The human body operates on a circadian rhythm. This means that over a 24 hour period, various physiological processes will fluctuate that are influenced by environmental cues. For example, body temperature fluctuates throughout the day, as does hormone secretion, hunger and feelings of tiredness and alertness. When the sun goes down and it gets dark out, neurohormones are secreted in the brain to start preparing the body for sleep. When the sun rises and the body detects light, awakening is triggered. This circadian rhythm largely accounts for the feeling of “jet lag” when you cross time zones as you are suddenly out of whack.
As we develop a daily routine of eating, sleeping and training at the same time of day, the body adapts and tends to expect and prepare for this sequence of events. Naturally, this led to the hypothesis that sports performance is affected by habitual time of day training. In other words, if training regularly took place in the morning, then competition time would be better in the morning and worse at night. The same applies for habitual evening training.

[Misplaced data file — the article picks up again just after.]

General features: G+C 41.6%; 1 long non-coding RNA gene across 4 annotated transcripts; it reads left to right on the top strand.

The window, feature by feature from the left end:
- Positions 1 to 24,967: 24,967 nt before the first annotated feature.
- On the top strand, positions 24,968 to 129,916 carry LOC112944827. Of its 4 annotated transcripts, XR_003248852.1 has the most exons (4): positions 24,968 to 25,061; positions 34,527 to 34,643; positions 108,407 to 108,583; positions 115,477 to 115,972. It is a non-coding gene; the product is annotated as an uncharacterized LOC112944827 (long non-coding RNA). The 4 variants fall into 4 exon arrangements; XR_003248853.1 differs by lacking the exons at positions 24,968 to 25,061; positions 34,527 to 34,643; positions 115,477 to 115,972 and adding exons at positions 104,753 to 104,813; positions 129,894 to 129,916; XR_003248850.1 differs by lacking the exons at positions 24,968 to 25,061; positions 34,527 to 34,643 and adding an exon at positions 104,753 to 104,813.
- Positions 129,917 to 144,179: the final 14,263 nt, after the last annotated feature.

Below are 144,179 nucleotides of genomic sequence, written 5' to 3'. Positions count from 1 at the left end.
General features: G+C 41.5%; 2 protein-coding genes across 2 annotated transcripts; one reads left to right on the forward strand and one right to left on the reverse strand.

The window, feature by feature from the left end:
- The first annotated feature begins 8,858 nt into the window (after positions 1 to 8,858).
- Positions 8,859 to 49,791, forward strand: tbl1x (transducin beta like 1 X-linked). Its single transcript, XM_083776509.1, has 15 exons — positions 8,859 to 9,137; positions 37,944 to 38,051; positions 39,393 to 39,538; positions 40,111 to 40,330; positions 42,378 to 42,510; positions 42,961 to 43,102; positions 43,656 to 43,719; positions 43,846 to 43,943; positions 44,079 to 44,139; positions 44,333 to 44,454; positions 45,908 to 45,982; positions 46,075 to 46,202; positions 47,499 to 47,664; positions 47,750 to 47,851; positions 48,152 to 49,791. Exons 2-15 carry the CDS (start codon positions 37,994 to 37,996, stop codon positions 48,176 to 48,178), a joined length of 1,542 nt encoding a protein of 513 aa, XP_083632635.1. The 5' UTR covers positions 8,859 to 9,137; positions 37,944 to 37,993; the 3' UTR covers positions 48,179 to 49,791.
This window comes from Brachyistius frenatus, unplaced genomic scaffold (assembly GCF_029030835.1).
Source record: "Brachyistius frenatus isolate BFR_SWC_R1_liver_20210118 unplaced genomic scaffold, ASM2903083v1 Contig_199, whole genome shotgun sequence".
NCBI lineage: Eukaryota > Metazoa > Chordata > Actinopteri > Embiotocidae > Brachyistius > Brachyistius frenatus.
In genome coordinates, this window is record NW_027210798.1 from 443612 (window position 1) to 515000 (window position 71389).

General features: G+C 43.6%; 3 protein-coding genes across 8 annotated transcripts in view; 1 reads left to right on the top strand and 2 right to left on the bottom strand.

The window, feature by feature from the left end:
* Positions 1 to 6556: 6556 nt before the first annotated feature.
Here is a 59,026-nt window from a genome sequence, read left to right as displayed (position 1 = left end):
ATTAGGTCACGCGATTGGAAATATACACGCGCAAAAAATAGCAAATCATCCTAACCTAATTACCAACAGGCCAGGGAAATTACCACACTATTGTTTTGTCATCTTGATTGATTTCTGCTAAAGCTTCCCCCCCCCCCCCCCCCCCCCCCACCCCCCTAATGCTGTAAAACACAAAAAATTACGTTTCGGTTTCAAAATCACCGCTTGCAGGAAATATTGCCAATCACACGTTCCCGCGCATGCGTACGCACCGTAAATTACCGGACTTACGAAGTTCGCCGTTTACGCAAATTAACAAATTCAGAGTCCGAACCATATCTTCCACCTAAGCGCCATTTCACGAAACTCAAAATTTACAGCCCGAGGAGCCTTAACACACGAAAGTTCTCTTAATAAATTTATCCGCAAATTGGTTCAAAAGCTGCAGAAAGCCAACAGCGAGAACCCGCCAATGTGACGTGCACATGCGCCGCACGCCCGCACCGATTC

A recent study published ahead of print in the European Journal of Applied Physiology tested this hypothesis. The researchers compared morning and evening time-trial performance, RPE and mood state in trained swimmers while factoring in habitual training times. The sample included 18 males and 8 females. Subjects performed 200 m time trials at 6:30am and 6:30pm in a randomized order.
When evaluated as a group, no significant differences were found between average 200 m performance time (p = 0.611). However, when the group was separated by habitual time of day training, significant differences were found in time of day testing. The athletes that typically trained in the mornings swam significantly faster during the morning 200 m time trial (p = 0.036) and vice versa (p = 0.011). In addition, lower RPE post warm-up, higher vigour and lower fatigue scores were documented in the morning session by the swimmers habituated to morning training.
The results indicate that habitual training time has a significant effect on diurnal variation in sports performance. This study is in support of several others that corroborate these findings. Additionally, this study further supports the notion that the body favors routine. Therefore, in an ideal setting, training times would be schedules at the same time of day as competition times. This of course can be difficult however if competition times vary or when dealing with athletes who have conflicting school and/or work schedules.
Rae, D. E., Stephenson, K. J., & Roden, L. C. (2015). Factors to consider when assessing diurnal variation in sports performance: the influence of chronotype and habitual training time-of-day. European Journal of Applied Physiology, 1-11.